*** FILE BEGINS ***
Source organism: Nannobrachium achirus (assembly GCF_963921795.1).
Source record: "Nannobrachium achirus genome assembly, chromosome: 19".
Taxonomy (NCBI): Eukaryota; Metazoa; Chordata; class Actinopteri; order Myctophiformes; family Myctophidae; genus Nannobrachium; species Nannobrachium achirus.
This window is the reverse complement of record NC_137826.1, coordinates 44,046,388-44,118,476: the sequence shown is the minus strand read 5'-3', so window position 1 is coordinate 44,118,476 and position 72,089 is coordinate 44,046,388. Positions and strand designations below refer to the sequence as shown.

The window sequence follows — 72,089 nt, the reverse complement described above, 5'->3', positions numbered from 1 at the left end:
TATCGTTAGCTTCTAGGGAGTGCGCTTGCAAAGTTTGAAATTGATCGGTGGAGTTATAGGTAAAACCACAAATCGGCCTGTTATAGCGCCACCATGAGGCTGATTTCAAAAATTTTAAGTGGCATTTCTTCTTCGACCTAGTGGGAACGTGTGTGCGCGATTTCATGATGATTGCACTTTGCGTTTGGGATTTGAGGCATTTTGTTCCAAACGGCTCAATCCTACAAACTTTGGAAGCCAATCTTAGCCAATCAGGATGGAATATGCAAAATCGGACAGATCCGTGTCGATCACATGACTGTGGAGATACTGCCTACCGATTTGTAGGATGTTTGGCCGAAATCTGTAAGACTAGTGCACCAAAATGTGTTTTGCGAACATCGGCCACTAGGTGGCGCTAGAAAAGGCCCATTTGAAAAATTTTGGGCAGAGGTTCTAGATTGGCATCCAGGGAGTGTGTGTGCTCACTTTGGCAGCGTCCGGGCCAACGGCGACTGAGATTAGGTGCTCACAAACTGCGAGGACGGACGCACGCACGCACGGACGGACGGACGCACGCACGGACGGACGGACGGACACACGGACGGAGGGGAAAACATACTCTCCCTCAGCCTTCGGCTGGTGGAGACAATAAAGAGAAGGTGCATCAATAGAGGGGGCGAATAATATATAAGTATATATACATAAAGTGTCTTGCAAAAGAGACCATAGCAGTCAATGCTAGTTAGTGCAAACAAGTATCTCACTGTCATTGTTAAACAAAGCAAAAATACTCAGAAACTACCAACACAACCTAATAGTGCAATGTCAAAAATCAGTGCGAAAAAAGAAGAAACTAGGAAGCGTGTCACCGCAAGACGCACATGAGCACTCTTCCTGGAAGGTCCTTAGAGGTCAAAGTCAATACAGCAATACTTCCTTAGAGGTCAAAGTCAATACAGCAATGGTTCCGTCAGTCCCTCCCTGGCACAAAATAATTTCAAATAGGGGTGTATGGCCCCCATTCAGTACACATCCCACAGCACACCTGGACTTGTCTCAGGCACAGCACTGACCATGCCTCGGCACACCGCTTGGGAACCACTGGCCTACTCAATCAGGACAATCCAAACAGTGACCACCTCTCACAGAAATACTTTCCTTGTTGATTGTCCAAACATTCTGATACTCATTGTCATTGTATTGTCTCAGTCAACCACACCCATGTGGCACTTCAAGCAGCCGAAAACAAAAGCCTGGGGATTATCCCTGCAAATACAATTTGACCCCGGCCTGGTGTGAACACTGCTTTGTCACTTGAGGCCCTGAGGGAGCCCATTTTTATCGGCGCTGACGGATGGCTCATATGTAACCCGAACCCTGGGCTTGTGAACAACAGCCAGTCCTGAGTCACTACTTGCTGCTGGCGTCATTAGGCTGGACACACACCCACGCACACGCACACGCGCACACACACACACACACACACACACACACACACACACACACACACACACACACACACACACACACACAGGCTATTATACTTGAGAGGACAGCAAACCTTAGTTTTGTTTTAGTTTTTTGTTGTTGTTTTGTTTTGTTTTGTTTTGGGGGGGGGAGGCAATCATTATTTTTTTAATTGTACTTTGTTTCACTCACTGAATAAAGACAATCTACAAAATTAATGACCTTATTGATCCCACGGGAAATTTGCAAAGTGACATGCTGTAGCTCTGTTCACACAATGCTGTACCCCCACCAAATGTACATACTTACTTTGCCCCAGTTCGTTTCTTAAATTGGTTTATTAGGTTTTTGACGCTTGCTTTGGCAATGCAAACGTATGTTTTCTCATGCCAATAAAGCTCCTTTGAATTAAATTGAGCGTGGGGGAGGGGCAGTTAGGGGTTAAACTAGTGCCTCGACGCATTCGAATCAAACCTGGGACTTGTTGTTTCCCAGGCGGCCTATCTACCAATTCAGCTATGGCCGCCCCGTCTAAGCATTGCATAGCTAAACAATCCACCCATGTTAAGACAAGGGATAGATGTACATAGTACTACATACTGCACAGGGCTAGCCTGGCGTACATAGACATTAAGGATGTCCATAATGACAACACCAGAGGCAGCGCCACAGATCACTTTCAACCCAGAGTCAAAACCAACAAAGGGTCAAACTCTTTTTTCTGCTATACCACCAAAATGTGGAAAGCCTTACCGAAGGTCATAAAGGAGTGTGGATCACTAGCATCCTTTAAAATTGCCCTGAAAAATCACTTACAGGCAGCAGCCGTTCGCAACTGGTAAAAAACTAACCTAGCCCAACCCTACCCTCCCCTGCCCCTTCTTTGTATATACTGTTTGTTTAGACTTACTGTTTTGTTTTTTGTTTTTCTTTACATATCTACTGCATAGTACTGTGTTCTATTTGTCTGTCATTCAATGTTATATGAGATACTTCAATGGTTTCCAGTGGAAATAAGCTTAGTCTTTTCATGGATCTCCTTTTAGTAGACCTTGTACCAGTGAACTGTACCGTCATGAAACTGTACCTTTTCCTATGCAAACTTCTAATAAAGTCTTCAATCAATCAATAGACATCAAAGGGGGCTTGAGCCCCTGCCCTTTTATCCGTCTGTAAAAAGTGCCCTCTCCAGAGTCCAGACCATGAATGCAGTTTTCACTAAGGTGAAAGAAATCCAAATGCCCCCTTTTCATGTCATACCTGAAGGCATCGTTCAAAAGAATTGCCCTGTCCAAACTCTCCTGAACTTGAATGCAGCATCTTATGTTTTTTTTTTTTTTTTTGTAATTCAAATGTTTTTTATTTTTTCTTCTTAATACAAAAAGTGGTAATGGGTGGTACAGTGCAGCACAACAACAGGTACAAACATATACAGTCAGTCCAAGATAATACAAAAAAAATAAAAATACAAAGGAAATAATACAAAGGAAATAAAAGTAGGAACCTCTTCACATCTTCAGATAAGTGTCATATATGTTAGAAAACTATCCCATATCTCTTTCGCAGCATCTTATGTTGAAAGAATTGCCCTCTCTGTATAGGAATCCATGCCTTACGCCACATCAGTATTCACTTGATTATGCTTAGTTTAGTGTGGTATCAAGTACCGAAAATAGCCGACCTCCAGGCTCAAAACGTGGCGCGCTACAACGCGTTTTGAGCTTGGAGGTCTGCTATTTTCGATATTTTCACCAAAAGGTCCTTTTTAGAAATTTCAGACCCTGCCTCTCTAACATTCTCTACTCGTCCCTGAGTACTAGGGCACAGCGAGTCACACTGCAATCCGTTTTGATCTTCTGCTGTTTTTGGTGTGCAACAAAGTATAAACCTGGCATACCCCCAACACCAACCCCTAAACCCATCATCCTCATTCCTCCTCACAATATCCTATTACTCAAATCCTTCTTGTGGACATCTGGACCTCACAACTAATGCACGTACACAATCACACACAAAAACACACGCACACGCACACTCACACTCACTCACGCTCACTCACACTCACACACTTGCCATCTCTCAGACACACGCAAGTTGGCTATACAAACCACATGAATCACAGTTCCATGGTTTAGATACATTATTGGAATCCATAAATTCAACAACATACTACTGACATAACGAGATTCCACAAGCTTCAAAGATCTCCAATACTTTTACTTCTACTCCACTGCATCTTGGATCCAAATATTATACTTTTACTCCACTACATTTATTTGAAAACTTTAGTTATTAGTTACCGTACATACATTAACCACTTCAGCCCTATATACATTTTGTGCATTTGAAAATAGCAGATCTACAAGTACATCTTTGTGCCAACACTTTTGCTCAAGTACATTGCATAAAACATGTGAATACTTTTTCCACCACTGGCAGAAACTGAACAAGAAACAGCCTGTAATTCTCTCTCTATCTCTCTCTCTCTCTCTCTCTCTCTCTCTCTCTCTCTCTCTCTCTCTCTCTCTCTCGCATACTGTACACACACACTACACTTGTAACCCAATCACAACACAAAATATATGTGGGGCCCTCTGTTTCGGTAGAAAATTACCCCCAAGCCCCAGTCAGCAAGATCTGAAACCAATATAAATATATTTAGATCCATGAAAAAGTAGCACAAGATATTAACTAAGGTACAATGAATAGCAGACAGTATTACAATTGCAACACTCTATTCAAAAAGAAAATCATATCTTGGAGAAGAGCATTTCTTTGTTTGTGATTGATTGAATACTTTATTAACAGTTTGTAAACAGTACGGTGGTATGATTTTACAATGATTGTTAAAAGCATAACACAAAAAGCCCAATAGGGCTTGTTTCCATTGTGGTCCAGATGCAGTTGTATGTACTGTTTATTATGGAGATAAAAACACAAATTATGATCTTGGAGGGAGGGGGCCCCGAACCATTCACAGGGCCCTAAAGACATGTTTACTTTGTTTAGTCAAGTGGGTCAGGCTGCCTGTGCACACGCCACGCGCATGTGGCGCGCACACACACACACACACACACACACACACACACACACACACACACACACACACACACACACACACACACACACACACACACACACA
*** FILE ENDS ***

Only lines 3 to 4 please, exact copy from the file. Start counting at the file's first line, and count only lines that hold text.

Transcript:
Taxonomy (NCBI): Eukaryota; Metazoa; Chordata; class Actinopteri; order Myctophiformes; family Myctophidae; genus Nannobrachium; species Nannobrachium achirus.
This window is the reverse complement of record NC_137826.1, coordinates 44,046,388-44,118,476: the sequence shown is the minus strand read 5'-3', so window position 1 is coordinate 44,118,476 and position 72,089 is coordinate 44,046,388. Positions and strand designations below refer to the sequence as shown.